When you really think about it, maturity models – in whatever form and however benign they might’ve originally been intended – eventually end up proving a quote by the rather provocative Gore Vidal:
“Envy is the central fact of American life.”
Now, while I don’t agree with many things Mr. Vidal has said, what I do agree with is making asking hard questions and challenging the common norms and assumptions most people take for granted an integral part of your life.
And as a security professional, it’s probably even more important for us to do so—to challenge the status quo. To critically analyze so-called industry “best practice” which so much of has originally been developed to further specific vendor agendas so long ago as to have been forgotten by many. Especially people who don’t study history.
In fact, one of my most favorite quotes about this – which is a spin on another classic quote – is this one:
“Those who don’t understand UNIX are doomed to reinvent it—poorly.”
I used to have that one on my wall in my cube at Informix years and years ago.
The common root of all this is of course the deadly security architecture sin of envy. Someone proves something can be done, and we tend to psychology take this as a challenge to our very existence, often asking:
“Why didn’t I think of that?”
When there are probably at least a million good and legitimate reasons for it that have nothing to do with internal attacks on our self worth.
But maturity models are neigh-on engineered to engender envy amongst the very organizations who adopt them, because they establish a top-level bar well beyond Peter Senge’s rubber band example illustrating the need to keep the proper level of creative tension between where you are and where you want to go.
Maturity models take that rubber band and generally pull it so far that it snaps and hits us in the eye.
Of course, not everyone falls victim to the envy aspects of maturity models…but it’s a hard thing to ignore. I mean, if you’ve actually gone through the process to determine that your target maturity level is 2 on a 5 point scale based on detailed and well-considered cost-benefit and ROI analysis…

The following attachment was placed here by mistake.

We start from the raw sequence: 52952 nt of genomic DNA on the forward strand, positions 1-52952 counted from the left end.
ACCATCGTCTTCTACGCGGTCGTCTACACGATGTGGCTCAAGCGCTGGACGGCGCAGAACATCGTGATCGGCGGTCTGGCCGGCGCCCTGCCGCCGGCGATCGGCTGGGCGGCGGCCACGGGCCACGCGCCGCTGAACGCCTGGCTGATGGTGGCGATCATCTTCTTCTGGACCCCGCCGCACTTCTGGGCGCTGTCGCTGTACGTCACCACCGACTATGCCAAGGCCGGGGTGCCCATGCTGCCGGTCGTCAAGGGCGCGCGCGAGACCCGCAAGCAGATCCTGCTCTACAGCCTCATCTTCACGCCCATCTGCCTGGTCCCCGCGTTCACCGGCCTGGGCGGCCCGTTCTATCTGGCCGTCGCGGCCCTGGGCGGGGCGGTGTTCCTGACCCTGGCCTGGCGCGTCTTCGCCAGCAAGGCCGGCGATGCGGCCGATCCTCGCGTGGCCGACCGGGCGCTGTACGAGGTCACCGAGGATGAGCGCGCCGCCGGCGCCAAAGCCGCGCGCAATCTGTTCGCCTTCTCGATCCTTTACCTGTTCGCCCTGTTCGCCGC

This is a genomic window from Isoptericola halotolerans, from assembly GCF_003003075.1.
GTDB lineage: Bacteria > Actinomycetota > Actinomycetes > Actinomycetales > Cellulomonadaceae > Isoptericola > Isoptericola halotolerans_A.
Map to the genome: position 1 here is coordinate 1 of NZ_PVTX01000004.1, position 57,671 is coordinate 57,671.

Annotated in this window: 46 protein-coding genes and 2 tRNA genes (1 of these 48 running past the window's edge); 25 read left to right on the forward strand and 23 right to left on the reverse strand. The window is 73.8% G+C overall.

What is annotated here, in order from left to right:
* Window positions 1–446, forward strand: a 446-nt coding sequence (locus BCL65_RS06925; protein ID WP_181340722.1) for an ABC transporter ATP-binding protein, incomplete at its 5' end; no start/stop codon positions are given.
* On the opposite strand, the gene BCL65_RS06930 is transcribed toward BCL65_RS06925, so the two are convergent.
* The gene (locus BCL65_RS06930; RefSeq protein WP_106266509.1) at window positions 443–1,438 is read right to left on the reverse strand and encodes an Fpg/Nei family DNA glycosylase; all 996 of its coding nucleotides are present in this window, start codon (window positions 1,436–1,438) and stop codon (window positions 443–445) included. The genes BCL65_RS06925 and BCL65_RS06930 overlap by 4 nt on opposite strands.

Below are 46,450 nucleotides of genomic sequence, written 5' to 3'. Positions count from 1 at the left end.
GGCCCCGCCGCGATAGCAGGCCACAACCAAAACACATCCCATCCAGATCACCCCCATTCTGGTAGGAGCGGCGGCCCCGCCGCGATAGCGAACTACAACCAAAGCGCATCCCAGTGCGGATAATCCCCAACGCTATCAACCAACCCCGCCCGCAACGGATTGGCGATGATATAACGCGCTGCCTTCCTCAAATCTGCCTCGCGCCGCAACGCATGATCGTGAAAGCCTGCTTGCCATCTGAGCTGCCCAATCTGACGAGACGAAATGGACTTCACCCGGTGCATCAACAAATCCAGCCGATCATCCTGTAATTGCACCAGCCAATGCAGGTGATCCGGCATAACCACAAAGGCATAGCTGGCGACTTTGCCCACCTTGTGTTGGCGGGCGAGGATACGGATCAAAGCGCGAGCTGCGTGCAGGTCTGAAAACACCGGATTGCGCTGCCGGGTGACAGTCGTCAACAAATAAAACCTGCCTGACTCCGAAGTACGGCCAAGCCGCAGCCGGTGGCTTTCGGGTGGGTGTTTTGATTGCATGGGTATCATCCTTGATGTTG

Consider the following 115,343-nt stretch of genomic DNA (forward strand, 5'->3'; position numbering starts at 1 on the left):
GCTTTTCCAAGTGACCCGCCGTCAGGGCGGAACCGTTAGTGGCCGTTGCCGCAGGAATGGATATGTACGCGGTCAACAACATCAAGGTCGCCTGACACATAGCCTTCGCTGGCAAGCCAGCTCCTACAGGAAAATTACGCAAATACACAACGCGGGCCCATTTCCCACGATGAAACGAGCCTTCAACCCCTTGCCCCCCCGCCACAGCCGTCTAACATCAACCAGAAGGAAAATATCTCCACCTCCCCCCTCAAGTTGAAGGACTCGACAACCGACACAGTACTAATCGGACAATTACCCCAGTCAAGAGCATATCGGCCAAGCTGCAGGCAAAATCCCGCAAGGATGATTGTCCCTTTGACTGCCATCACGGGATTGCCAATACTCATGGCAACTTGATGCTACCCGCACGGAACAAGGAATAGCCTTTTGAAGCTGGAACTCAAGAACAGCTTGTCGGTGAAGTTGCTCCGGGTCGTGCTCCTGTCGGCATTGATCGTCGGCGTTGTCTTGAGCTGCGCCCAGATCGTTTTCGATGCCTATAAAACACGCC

…you’re always going to get someone, somewhere from above that asks the question:
“Why are you happy with *only* Level 2?”
The implication being, “What’s wrong with you? Don’t you want more?” Likely followed by examples of other organizations with the same team size and within the same industry and using the same technology who have clearly demonstrated they’ve achieved something more than you.
That question…and the motivation behind it…is our evil envy security sin rearing its ugly head.
Eventually, it takes its tool – even subconsciously – and all of the careful reasoning goes out the window, because hey…if the scale goes up to 5, that’s not good enough for us. In classical Spinal Tap style…
…we want our amps to go to 11!
Psychologically, we NEED our amps to go to 11 because somehow that maturity level target has become intertwined with your psyche and sense of self worth. I mean, if *they* have maturity level 4, and they’re in our industry, and we’re “benchmarking” ourselves against them, then why shouldn’t we strive to do better?
Now, having aspirations for excellence isn’t a bad thing. The problem is, “excellence” – like so many other things that really matter – is context specific. So if you don’t understand the context, then “excellence” becomes just a number, and of course…
More is always better.
They have it, so why can’t we?
What we often forget, having thrown the context out with the bath water, is that our world is different than theirs. Sure, there’s some commonality, and we need to understand how to do what’s right for us…
But that takes time, effort, considered thought—and that’s work.
I’m sure there’s a foxy framework we can use to solve that problem today, without all that work, and which will push us past our peers in the magical, mystical maturity race.
And there always is, of course.
But that doesn’t mean we actually need it.
The root problem in all of this is that we’re really just bad at figuring out what we really need to do. And we’re bad at it because we’ve been seduced by all those foxy frameworks, standards, and magic pills that claim to show us what’s right…what we *REALLY* need…
…to the point that we’ve forgotten how to actually think for ourselves and make our own decisions.
That’s a skill.
When you don’t have it, or it’s a bit rusty, it takes longer to do. And it’s a slippery slope back into the “I want it, and I want it NOW” way of thinking.
However, when you have the right way to think…and you practice it enough…it’s actually pretty fast. And it’s defensible. And when it’s defensible, you have ready ammunition for countering the inevitable:
“But you’re only level 3” kind of criticism we face every day.
If you want to learn how to avoid the trap of envy in our security architecture efforts and be able to focus on building what’s right instead of trying to keep up with the Jones’…
…the March issue of the Security Sanity™ print newsletter might be just the thing to help you do it. But time to make sure you get it is running out. If you don’t want to miss it, then skedaddle on over to this link and subscribe today:
The cart closes tonight, and that’ll be your last chance to get it. Next month, we’ll be talking about something different, so if fighting the 7 deadly sins of security architecture is something you want to do, now’s the time to act.
Andrew S. Townley
Archistry Chief Executive